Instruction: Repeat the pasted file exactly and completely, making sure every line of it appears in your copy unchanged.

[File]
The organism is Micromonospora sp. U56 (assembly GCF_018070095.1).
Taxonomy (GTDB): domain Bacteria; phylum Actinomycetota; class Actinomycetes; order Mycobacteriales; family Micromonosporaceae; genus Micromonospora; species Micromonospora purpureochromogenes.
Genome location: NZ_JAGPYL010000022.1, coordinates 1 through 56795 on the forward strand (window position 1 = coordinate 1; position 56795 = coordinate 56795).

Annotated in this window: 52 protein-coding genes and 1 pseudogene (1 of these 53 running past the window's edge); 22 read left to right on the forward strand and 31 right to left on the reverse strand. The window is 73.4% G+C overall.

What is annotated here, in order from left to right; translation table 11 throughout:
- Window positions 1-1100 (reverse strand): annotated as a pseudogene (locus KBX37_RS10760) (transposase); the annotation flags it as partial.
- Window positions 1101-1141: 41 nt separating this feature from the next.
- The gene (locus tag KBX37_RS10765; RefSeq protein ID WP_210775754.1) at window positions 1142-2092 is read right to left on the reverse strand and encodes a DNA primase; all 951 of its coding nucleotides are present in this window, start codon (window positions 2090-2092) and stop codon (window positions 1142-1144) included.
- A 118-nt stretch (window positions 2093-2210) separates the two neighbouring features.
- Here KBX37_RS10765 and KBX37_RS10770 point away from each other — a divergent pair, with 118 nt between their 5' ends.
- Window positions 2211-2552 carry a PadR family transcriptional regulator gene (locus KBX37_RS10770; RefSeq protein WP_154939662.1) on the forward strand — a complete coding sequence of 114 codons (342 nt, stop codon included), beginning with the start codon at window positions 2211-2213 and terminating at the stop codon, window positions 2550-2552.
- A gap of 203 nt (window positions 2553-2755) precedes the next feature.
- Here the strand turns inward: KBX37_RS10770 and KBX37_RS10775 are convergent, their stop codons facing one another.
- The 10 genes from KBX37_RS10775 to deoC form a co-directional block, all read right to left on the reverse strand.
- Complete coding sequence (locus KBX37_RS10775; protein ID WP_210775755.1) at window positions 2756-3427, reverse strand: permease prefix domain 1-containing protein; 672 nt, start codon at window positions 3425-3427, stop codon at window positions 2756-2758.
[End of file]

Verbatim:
The organism is Micromonospora sp. U56 (assembly GCF_018070095.1).
Taxonomy (GTDB): domain Bacteria; phylum Actinomycetota; class Actinomycetes; order Mycobacteriales; family Micromonosporaceae; genus Micromonospora; species Micromonospora purpureochromogenes.
Genome location: NZ_JAGPYL010000022.1, coordinates 1 through 56795 on the forward strand (window position 1 = coordinate 1; position 56795 = coordinate 56795).

Annotated in this window: 52 protein-coding genes and 1 pseudogene (1 of these 53 running past the window's edge); 22 read left to right on the forward strand and 31 right to left on the reverse strand. The window is 73.4% G+C overall.

What is annotated here, in order from left to right; translation table 11 throughout:
- Window positions 1-1100 (reverse strand): annotated as a pseudogene (locus KBX37_RS10760) (transposase); the annotation flags it as partial.
- Window positions 1101-1141: 41 nt separating this feature from the next.
- The gene (locus tag KBX37_RS10765; RefSeq protein ID WP_210775754.1) at window positions 1142-2092 is read right to left on the reverse strand and encodes a DNA primase; all 951 of its coding nucleotides are present in this window, start codon (window positions 2090-2092) and stop codon (window positions 1142-1144) included.
- A 118-nt stretch (window positions 2093-2210) separates the two neighbouring features.
- Here KBX37_RS10765 and KBX37_RS10770 point away from each other — a divergent pair, with 118 nt between their 5' ends.
- Window positions 2211-2552 carry a PadR family transcriptional regulator gene (locus KBX37_RS10770; RefSeq protein WP_154939662.1) on the forward strand — a complete coding sequence of 114 codons (342 nt, stop codon included), beginning with the start codon at window positions 2211-2213 and terminating at the stop codon, window positions 2550-2552.
- A gap of 203 nt (window positions 2553-2755) precedes the next feature.
- Here the strand turns inward: KBX37_RS10770 and KBX37_RS10775 are convergent, their stop codons facing one another.
- The 10 genes from KBX37_RS10775 to deoC form a co-directional block, all read right to left on the reverse strand.
- Complete coding sequence (locus KBX37_RS10775; protein ID WP_210775755.1) at window positions 2756-3427, reverse strand: permease prefix domain 1-containing protein; 672 nt, start codon at window positions 3425-3427, stop codon at window positions 2756-2758.